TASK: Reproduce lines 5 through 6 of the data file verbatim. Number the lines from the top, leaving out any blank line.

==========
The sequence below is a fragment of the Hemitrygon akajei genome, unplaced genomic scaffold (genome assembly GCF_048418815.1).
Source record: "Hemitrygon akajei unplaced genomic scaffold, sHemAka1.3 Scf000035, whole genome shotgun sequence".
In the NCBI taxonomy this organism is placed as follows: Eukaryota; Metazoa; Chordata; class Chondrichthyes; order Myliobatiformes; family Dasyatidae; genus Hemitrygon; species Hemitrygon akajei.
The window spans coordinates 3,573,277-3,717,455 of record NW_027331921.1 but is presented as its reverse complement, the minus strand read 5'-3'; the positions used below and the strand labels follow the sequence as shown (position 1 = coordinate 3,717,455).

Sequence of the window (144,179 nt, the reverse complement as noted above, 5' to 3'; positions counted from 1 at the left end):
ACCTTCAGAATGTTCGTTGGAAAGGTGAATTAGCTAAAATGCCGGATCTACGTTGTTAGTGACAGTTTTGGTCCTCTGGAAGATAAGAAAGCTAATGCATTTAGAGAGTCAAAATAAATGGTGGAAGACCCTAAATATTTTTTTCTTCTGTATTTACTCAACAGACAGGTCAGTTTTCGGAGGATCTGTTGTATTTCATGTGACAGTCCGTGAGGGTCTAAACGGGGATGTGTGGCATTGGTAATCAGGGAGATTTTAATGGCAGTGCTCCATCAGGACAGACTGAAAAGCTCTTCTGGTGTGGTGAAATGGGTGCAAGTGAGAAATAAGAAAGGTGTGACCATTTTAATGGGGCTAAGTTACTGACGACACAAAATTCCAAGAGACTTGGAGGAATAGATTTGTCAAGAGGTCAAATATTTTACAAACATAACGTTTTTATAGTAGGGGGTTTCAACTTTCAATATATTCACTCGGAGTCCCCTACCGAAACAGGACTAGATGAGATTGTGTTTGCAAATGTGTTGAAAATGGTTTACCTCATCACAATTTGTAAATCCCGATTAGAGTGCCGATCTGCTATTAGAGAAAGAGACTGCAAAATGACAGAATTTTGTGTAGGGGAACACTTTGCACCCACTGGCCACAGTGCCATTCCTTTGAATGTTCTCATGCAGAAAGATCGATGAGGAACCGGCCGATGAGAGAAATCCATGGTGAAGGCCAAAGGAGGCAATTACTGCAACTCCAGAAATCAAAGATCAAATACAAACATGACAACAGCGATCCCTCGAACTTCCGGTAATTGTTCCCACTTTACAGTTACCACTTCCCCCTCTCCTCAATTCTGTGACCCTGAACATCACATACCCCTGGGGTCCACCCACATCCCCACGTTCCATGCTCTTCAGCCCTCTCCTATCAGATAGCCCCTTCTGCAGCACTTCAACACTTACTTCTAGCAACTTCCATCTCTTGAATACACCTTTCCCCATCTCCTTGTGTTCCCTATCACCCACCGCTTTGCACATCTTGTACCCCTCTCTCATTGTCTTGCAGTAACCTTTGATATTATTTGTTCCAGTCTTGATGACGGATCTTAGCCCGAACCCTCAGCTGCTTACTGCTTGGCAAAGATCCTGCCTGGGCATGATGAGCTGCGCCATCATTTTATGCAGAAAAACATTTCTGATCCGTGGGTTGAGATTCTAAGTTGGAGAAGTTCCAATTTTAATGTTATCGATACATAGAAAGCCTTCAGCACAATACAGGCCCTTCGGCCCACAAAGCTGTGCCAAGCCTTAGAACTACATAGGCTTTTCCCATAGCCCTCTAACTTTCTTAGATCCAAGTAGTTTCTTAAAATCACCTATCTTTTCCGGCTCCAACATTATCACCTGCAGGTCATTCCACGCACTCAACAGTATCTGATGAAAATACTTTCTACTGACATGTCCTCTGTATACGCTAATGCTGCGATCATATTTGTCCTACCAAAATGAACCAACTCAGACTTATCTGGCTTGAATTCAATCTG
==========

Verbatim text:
Sequence of the window (144,179 nt, the reverse complement as noted above, 5' to 3'; positions counted from 1 at the left end):
ACCTTCAGAATGTTCGTTGGAAAGGTGAATTAGCTAAAATGCCGGATCTACGTTGTTAGTGACAGTTTTGGTCCTCTGGAAGATAAGAAAGCTAATGCATTTAGAGAGTCAAAATAAATGGTGGAAGACCCTAAATATTTTTTTCTTCTGTATTTACTCAACAGACAGGTCAGTTTTCGGAGGATCTGTTGTATTTCATGTGACAGTCCGTGAGGGTCTAAACGGGGATGTGTGGCATTGGTAATCAGGGAGATTTTAATGGCAGTGCTCCATCAGGACAGACTGAAAAGCTCTTCTGGTGTGGTGAAATGGGTGCAAGTGAGAAATAAGAAAGGTGTGACCATTTTAATGGGGCTAAGTTACTGACGACACAAAATTCCAAGAGACTTGGAGGAATAGATTTGTCAAGAGGTCAAATATTTTACAAACATAACGTTTTTATAGTAGGGGGTTTCAACTTTCAATATATTCACTCGGAGTCCCCTACCGAAACAGGACTAGATGAGATTGTGTTTGCAAATGTGTTGAAAATGGTTTACCTCATCACAATTTGTAAATCCCGATTAGAGTGCCGATCTGCTATTAGAGAAAGAGACTGCAAAATGACAGAATTTTGTGTAGGGGAACACTTTGCACCCACTGGCCACAGTGCCATTCCTTTGAATGTTCTCATGCAGAAAGATCGATGAGGAACCGGCCGATGAGAGAAATCCATGGTGAAGGCCAAAGGAGGCAATTACTGCAACTCCAGAAATCAAAGATCAAATACAAACATGACAACAGCGATCCCTCGAACTTCCGGTAATTGTTCCCACTTTACAGTTACCACTTCCCCCTCTCCTCAATTCTGTGACCCTGAACATCACATACCCCTGGGGTCCACCCACATCCCCACGTTCCATGCTCTTCAGCCCTCTCCTATCAGATAGCCCCTTCTGCAGCACTTCAACACTTACTTCTAGCAACTTCCATCTCTTGAATACACCTTTCCCCATCTCCTTGTGTTCCCTATCACCCACCGCTTTGCACATCTTGTACCCCTCTCTCATTGTCTTGCAGTAACCTTTGATATTATTTGTTCCAGTCTTGATGACGGATCTTAGCCCGAACCCTCAGCTGCTTACTGCTTGGCAAAGATCCTGCCTGGGCATGATGAGCTGCGCCATCATTTTATGCAGAAAAACATTTCTGATCCGTGGGTTGAGATTCTAAGTTGGAGAAGTTCCAATTTTAATGTTATCGATACATAGAAAGCCTTCAGCACAATACAGGCCCTTCGGCCCACAAAGCTGTGCCAAGCCTTAGAACTACATAGGCTTTTCCCATAGCCCTCTAACTTTCTTAGATCCAAGTAGTTTCTTAAAATCACCTATCTTTTCCGGCTCCAACATTATCACCTGCAGGTCATTCCACGCACTCAACAGTATCTGATGAAAATACTTTCTACTGACATGTCCTCTGTATACGCTAATGCTGCGATCATATTTGTCCTACCAAAATGAACCAACTCAGACTTATCTGGCTTGAATTCAATCTG